Small businesses in New Zealand will get a $3 billion boost through tax breaks to help them ride out the worst of the impending economic crisis.
The latest rescue package comes as the country prepares for a possible lift of level 4 restrictions next week.
Cashflow is one immediate problem, which the government is wanting to help fix through the tax system.
Businesses forecasting losses will be able to claim cash payments against tax previously paid on profits.
The IRD will also have discretion to be more flexible with deadlines, and the law will be changed to take some pressure off commercial rents.
On the broader economy, scenarios that can only be described as alarming have been released by Treasury experts, but no-one can accurately say how bad the damage is really going to be.
All predict a sharp drop in growth this quarter, but the economic recovery is dependent on the level and duration of restrictions, balanced against the size of government rescue spending.
In the worst case economic scenario unemployment soars past 20-percent – that’s based on New Zealand being on level 4 for six months and level 3 for another six, with no further government support.
Finance Minister Grant Robertson said that was not something the government was willing to see happen, indicating it could borrow more to shore up the economy.
“Certainly that level of unemployment would not be acceptable to me … or the prime minister; I simply don’t see that scenario playing out.”
Businesses claiming previous tax payments as cash refunds could have the money in their pockets as soon as May, Robertson told Morning Report.
Legislation did not allow commercial rents to be frozen – unlike the six-month rent residential freeze – but government had extended the current timeframe for cancelling a lease from 10 days to 30 working days.
“These are just the next steps on top of what we’ve already done in terms of the wage subsidy scheme, the business loan guarantee scheme, the mortgage deferral scheme and a recognition there’ll be more to come as well as we look to how we support households and firms through the next phase of our recovery.”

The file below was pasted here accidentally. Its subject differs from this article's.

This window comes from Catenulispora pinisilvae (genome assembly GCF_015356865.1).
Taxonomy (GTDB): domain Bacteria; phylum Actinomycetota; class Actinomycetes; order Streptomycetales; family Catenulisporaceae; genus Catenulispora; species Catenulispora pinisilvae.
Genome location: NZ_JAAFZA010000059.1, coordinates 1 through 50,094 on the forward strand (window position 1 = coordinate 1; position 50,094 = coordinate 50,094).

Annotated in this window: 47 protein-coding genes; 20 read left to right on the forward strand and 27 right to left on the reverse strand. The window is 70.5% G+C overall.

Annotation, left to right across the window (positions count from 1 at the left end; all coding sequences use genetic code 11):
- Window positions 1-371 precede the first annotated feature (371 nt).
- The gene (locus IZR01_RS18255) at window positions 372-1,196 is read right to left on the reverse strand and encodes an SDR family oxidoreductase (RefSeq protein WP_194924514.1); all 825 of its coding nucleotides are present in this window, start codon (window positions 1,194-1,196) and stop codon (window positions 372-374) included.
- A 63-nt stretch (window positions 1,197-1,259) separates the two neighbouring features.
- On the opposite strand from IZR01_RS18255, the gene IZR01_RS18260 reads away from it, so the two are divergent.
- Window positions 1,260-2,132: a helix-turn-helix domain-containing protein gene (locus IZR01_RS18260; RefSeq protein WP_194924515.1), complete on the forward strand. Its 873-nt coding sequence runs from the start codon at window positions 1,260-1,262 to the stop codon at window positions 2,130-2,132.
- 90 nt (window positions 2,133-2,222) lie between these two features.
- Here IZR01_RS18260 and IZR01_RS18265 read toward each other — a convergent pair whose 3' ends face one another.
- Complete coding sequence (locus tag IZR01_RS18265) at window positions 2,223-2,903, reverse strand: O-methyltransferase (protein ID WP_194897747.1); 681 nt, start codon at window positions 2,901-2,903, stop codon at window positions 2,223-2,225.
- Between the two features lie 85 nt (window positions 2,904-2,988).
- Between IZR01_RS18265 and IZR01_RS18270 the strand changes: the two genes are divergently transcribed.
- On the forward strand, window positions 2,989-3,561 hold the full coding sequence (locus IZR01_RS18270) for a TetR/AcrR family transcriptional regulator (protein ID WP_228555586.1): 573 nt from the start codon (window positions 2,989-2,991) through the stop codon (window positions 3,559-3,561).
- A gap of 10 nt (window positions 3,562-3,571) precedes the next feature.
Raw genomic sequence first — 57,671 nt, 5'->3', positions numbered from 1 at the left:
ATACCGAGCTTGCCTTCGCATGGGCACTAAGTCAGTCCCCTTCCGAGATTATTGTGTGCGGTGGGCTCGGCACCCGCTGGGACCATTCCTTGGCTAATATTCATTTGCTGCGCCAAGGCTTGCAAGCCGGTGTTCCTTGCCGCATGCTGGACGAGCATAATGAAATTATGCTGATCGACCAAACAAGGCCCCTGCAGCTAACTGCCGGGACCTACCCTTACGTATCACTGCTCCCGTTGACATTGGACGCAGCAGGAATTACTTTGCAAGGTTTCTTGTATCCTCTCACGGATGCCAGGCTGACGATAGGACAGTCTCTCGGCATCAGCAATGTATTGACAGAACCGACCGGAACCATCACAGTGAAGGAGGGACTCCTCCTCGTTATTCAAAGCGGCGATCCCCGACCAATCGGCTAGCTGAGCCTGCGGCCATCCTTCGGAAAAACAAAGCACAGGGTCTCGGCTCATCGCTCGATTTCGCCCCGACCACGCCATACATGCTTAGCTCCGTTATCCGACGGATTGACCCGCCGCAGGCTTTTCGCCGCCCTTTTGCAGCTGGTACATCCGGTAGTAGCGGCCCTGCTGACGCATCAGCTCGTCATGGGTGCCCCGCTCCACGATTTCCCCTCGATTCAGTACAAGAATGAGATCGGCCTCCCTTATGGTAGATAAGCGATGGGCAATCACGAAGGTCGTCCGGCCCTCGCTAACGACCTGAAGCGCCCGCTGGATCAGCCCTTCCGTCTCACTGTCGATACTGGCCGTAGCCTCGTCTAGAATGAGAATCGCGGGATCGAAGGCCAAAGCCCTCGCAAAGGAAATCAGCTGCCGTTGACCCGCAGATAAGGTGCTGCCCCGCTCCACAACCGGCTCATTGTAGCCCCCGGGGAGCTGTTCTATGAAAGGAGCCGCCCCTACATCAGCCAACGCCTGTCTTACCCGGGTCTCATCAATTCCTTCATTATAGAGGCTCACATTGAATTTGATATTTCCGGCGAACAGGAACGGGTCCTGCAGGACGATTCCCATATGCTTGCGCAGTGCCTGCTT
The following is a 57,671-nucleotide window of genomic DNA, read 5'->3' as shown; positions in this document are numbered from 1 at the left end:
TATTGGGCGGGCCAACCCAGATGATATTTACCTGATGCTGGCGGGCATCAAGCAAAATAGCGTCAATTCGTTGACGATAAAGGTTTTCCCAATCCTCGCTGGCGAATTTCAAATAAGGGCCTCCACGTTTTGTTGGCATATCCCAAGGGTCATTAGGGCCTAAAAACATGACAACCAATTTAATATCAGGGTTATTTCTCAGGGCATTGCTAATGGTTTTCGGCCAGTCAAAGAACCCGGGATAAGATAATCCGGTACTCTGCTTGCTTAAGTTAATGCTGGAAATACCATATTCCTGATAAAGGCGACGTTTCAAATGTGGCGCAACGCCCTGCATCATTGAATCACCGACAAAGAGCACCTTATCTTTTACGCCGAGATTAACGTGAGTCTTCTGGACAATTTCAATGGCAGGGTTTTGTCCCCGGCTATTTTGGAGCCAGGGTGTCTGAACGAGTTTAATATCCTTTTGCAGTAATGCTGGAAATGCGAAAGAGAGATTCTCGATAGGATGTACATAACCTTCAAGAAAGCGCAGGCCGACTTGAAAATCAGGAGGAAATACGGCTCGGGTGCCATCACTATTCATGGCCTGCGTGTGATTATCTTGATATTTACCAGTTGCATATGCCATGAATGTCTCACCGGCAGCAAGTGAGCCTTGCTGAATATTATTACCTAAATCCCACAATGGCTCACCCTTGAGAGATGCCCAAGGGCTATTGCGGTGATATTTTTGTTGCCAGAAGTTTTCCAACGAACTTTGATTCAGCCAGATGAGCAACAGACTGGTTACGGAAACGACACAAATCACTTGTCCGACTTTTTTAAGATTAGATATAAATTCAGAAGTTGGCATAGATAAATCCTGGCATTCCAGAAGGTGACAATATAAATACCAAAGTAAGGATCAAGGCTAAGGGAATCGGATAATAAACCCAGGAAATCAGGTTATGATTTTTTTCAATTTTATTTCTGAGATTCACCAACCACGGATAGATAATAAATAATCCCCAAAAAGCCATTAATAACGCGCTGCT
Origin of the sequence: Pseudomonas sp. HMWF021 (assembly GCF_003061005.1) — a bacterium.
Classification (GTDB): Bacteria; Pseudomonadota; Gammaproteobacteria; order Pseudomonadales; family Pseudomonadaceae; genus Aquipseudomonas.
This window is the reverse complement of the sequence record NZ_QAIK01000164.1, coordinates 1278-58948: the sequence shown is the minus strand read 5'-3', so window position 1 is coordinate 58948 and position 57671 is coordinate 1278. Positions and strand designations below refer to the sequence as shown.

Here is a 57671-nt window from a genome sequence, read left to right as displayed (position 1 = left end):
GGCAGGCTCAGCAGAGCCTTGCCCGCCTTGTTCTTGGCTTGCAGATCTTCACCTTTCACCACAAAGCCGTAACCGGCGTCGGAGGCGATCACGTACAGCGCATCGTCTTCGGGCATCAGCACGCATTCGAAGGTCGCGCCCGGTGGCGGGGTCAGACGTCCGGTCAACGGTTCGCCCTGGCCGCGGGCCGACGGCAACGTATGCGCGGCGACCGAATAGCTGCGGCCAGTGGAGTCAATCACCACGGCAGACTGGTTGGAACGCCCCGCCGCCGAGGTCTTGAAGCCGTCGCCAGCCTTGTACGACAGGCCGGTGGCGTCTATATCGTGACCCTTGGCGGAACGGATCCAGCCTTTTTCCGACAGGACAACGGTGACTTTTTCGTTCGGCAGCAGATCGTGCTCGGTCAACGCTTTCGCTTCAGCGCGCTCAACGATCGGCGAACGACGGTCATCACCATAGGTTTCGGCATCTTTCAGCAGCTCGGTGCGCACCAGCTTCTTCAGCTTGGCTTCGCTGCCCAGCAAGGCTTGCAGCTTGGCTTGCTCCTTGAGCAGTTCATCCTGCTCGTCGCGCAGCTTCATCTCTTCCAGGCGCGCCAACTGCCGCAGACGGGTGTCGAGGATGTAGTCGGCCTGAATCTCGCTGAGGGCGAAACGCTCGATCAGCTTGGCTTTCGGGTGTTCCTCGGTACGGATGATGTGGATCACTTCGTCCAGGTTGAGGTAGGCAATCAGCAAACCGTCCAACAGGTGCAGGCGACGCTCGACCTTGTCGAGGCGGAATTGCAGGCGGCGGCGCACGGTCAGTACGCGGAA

The government was working now on what would come after the initial 12-week period of the wage subsidy.
“We’re working on a package of stimulus that I think New Zealanders will see is about kick-starting the economy.
“Keeping that unemployment level under 10 percent is a really important goal for me. It’s going to be hard work.
“I’m not prepared to countenance the idea of unemployment going up around 20 percent.”
Robertson would not specify how much more the government would borrow, but repeated the debt to GDP ratio would go beyond the 15-25 percent range previously talked about.
Former chief executive of Business New Zealand Phil O’Reilly said today’s announcement was a welcome move for small and medium businesses, but expects more will still be needed.
“A number of governments around the world have used the tax system in this way to basically refund prepaid taxes or to use provisional taxes to put money in the hands of businesses, so it’s a very good idea.
“But it’s unlikely to be wholly effective because the challenge is many of these small businesses that we are talking about that employ plenty of people won’t be all that profitable in a normal year so the tax back to them probably won’t be enough to stave off the inevitable bad news of closure so probably more needed yet I suspect.”
O’Reilly believes the wage subsidy scheme would need to be extended to ensure businesses don’t shut down completely.
He said businesses also other costs such as rents and equipment leasing to worry about on top of wages and he believes what the Australian government has done could be implemented in New Zealand.
“The [Australian] government has simply given businesses effectively cash to use as cash-flow and that can be helpful not just in terms of paying the landlord, but it can also be used as collateral for a loan for example, so the idea of simply … giving businesses some cash to take them through and enabling them to spend it on whatever their big costs are is likely to be the next best thing the [New Zealand] government can do.”
This article was originally published on RNZ and re-published with permission.